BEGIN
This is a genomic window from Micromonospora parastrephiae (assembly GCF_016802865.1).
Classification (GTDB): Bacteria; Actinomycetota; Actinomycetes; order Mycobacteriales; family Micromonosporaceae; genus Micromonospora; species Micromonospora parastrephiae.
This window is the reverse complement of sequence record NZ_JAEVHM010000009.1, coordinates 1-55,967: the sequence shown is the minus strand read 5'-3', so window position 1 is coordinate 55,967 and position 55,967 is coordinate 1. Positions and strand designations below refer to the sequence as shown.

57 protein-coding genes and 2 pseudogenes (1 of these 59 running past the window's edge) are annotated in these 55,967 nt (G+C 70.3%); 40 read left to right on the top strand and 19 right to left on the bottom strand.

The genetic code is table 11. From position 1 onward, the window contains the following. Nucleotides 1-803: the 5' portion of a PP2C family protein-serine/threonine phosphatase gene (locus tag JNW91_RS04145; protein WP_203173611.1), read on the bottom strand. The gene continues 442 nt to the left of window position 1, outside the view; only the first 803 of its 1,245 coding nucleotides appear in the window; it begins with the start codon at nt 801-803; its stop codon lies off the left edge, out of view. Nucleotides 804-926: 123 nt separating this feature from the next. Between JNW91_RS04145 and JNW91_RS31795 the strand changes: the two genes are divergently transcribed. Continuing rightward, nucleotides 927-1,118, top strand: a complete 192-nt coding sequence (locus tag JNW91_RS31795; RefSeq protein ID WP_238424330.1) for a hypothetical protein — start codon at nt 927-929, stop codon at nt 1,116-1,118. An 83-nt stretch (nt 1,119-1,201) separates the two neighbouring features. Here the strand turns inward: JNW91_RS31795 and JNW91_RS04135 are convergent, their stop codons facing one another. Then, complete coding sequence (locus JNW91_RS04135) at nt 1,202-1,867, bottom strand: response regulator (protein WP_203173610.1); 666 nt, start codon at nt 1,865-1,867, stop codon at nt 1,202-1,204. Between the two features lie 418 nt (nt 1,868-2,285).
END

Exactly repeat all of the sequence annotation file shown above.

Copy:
This is a genomic window from Micromonospora parastrephiae (assembly GCF_016802865.1).
Classification (GTDB): Bacteria; Actinomycetota; Actinomycetes; order Mycobacteriales; family Micromonosporaceae; genus Micromonospora; species Micromonospora parastrephiae.
This window is the reverse complement of sequence record NZ_JAEVHM010000009.1, coordinates 1-55,967: the sequence shown is the minus strand read 5'-3', so window position 1 is coordinate 55,967 and position 55,967 is coordinate 1. Positions and strand designations below refer to the sequence as shown.

57 protein-coding genes and 2 pseudogenes (1 of these 59 running past the window's edge) are annotated in these 55,967 nt (G+C 70.3%); 40 read left to right on the top strand and 19 right to left on the bottom strand.

The genetic code is table 11. From position 1 onward, the window contains the following. Nucleotides 1-803: the 5' portion of a PP2C family protein-serine/threonine phosphatase gene (locus tag JNW91_RS04145; protein WP_203173611.1), read on the bottom strand. The gene continues 442 nt to the left of window position 1, outside the view; only the first 803 of its 1,245 coding nucleotides appear in the window; it begins with the start codon at nt 801-803; its stop codon lies off the left edge, out of view. Nucleotides 804-926: 123 nt separating this feature from the next. Between JNW91_RS04145 and JNW91_RS31795 the strand changes: the two genes are divergently transcribed. Continuing rightward, nucleotides 927-1,118, top strand: a complete 192-nt coding sequence (locus tag JNW91_RS31795; RefSeq protein ID WP_238424330.1) for a hypothetical protein — start codon at nt 927-929, stop codon at nt 1,116-1,118. An 83-nt stretch (nt 1,119-1,201) separates the two neighbouring features. Here the strand turns inward: JNW91_RS31795 and JNW91_RS04135 are convergent, their stop codons facing one another. Then, complete coding sequence (locus JNW91_RS04135) at nt 1,202-1,867, bottom strand: response regulator (protein WP_203173610.1); 666 nt, start codon at nt 1,865-1,867, stop codon at nt 1,202-1,204. Between the two features lie 418 nt (nt 1,868-2,285).